Researchers in Japan have been treating lupus patients’ osteonecrosis with concentrated bone marrow since the early 2000s. In this study, 52 lupus patients with 92 cases of hip osteonecrosis were treated with their own concentrated bone marrow. Physicians first did a core decompression. You can learn about that procedure from this uncomfortably narrated video. I think whoever made that video wanted any watcher to feel as uncomfortable listening to it as a patient with osteonecrosis feels. And they were successful in that endeavor.

    Oh no y’all, I just go to the middle of that video where the narrator enunciates “Or. A. Deceased. Donor.” And I can’t stop laughing. Please ignore that comment, and focus only on the part where they show you the decompression. Everything else in that video is marginally incorrect and seems to have been written by a robot with no experience communicating with humans.

    Back to this study. After decompressing the osteonecrotic bone, the physician(s) injected concentrated bone marrow (not deceased. donor. tissue.). And then the mesenchymal and hematopoietic stem cells in that bone marrow got to work. They hoped that the concentrated bone marrow treatment would prevent these patients from needing a hip replacement.

    Only 27 of 92 treated hips ended up needing a hip replacement, which the authors noted was fewer than in other reported studies. It was also higher than several of the other studies I’ve discussed, which makes sense. This study population all had lupus, and other studies would have excluded patients with lupus.

    So the same type of technique used in patients without lupus also seems to work in patients with lupus, just not quite as well. Some studies have found that mesenchymal stem cells in lupus patients behave differently than those from non-lupus patients. Which may play into the reduced efficacy we see here. Either way, concentrated bone marrow does seem to improve outcomes for lupus patients with osteonecrosis.

    But what about stem cells actually treating lupus, not just its side effects?

    Adult Stem Cells Have Treated Lupus

    Sort of. At least a couple of times anyway. Since I don’t want to write an entire encyclopedia (and you probably wouldn’t read one anyway), I’m only going to cover the most recent study today. In February of this year, researchers in China published this study in which drug-resistant lupus patients were treated with donor mesenchymal stem cells (MSCs). Their thinking in choosing MSCs from donors came down to previous studies in which using the patient’s own MSCs did not work out well. Given the fact that lupus patients’ MSCs do seem to behave oddly in some circumstances, and the objective here was immune suppression, it makes sense that they chose donor cells.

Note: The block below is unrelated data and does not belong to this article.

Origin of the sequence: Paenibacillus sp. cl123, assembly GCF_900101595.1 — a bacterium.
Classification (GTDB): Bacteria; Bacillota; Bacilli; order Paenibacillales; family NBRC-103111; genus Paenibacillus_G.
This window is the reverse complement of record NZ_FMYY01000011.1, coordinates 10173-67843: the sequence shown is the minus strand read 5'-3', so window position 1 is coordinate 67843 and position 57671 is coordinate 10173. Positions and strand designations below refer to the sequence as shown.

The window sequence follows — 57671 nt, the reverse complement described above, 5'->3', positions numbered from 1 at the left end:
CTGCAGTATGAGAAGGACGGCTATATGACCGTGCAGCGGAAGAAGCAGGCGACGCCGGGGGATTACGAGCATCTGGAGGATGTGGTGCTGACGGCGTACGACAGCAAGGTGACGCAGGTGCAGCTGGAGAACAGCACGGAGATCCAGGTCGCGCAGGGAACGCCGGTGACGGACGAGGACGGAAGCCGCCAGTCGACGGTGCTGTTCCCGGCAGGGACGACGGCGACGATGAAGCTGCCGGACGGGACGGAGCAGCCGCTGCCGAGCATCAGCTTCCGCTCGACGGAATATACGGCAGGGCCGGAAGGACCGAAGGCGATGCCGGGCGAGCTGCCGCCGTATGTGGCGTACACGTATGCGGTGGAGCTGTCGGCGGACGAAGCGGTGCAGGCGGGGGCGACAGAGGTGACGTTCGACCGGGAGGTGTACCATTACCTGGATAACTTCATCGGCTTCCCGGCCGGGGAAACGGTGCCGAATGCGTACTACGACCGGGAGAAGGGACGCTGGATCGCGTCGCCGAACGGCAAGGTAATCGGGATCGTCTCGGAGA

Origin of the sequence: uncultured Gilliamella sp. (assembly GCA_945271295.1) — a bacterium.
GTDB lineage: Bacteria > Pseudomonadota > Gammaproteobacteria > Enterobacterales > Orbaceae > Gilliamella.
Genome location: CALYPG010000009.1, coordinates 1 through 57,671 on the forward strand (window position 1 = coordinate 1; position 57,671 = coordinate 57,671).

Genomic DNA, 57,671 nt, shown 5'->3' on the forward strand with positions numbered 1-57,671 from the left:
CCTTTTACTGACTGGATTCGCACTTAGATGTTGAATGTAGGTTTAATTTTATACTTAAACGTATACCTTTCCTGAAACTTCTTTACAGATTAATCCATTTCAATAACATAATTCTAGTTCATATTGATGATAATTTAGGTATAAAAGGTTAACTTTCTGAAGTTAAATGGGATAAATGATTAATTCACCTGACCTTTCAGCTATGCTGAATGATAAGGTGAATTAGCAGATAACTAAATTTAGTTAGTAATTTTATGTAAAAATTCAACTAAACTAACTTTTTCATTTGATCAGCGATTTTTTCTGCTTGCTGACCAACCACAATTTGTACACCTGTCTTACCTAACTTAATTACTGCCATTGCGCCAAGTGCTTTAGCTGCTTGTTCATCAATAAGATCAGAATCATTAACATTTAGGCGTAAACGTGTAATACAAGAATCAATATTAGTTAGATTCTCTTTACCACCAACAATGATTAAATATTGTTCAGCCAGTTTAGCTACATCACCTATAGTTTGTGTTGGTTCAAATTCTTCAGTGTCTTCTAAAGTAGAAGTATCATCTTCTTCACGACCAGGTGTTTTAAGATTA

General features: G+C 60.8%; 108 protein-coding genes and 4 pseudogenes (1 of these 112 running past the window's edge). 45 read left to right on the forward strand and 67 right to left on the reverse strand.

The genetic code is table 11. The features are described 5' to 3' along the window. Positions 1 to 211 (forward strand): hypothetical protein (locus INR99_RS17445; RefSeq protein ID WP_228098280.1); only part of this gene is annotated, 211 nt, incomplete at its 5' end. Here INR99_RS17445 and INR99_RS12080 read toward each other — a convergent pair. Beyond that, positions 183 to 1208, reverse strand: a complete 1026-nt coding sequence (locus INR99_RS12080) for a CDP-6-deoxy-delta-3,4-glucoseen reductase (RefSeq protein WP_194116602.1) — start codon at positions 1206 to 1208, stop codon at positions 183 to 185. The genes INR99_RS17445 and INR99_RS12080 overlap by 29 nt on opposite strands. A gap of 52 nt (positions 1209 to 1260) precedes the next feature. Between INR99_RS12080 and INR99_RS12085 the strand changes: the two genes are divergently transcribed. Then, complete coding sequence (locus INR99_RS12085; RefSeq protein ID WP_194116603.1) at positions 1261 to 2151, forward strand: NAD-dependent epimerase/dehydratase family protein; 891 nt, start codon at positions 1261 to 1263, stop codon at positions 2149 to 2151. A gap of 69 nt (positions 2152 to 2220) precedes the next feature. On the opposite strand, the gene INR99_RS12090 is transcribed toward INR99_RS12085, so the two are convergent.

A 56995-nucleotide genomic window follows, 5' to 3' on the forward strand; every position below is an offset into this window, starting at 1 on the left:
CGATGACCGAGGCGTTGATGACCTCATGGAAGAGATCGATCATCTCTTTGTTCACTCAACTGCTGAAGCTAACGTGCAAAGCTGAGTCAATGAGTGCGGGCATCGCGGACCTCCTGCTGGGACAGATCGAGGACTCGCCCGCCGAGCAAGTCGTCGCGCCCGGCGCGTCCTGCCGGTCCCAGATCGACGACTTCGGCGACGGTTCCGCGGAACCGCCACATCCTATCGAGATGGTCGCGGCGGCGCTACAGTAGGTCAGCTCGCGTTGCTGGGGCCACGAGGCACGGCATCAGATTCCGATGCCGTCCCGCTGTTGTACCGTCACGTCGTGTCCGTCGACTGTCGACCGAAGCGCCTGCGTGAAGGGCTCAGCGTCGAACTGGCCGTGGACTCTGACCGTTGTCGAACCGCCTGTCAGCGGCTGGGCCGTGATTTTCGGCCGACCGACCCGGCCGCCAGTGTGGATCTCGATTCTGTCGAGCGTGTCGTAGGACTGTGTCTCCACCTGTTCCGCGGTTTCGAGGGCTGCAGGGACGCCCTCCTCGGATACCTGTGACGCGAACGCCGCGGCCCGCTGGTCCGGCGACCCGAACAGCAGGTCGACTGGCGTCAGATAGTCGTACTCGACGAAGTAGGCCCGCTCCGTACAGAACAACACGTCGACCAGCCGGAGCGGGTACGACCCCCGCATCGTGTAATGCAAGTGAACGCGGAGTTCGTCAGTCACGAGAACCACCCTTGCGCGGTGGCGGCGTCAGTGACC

22 patients in this study were treated with MSCs from healthy donors, and the remaining 59 received MSCs from umbilical cords. All of the patients received the cells via IV infusion.

    Side Note: IV Infusion Doesn’t Entirely Make Sense

    I discuss this fact with physicians all. the. time. The marketing machine of pseudo regenerative medicine popularized the idea that you can mainline stem cells right into a vein and get them to the whole body efficiently. But science says otherwise. In a well-known study (and several others), researchers demonstrated that upwards of 80% of infused MSCs get stuck in the lungs. The first time they see them. So before that blood ever goes to the rest of the body, almost all of the cells accumulate in the lungs.

    Which is great if you want to get cells to the lungs. But not so great if you want to send cells all over the body. Now, in a similar study, researchers saw that after a few hours those cells ended up in other places like the kidneys, liver, and spleen. So IV infusion of cells does get them into the body and into some organs, but it doesn’t necessarily distribute them evenly throughout every tissue.

    Using IV infusion in an effort to sprinkle MSCs into every single tissue doesn’t make all the sense in the world, but we do lack other options. So a lot of people do it anyway. And in this lupus study, it did seem to have a positive effect.

    End: IV Infusion Side Note

    So after receiving an IV infusion of either donor or umbilical cord MSCs, 27% of treated patients reported complete remission at five year follow-up. In older studies using the patient’s own hematopoietic stem cell (HSC) transplant, only 21% of patients experienced complete remission. And HSC transplants carry a lot of additional risk. Scary amounts of additional risk.

    The simple take home message from this study comes directly from the authors:

    [donor MSC transplant] had at least comparable if not better clinical efficacy than [HSC transplant], but with fewer adverse events and significantly lower cost in treating drug-refractory active [lupus] patients

    Stem Cells Are Not Clinically Available for Lupus*

    Outside of a study. So even though the study above and others have gotten promising results, your local physician shouldn’t offer them at this point. The scientific community still needs to learn a few more things before broadly launching this type of treatment. This way you and your doctor can have some reassurance of safety and efficacy when the time comes. And if you do find a local practitioner offering stem cells for lupus, definitely make sure it’s through a study. A legitimate, clinical study.

    *With the exception of bone marrow concentrate for osteonecrosis. That’s legit and available all over the US.

    Want to join a study? Antidote matches patients to appropriate clinical trials, and Smart Patients helps you find clinical trials for your condition.

    The moral of this story: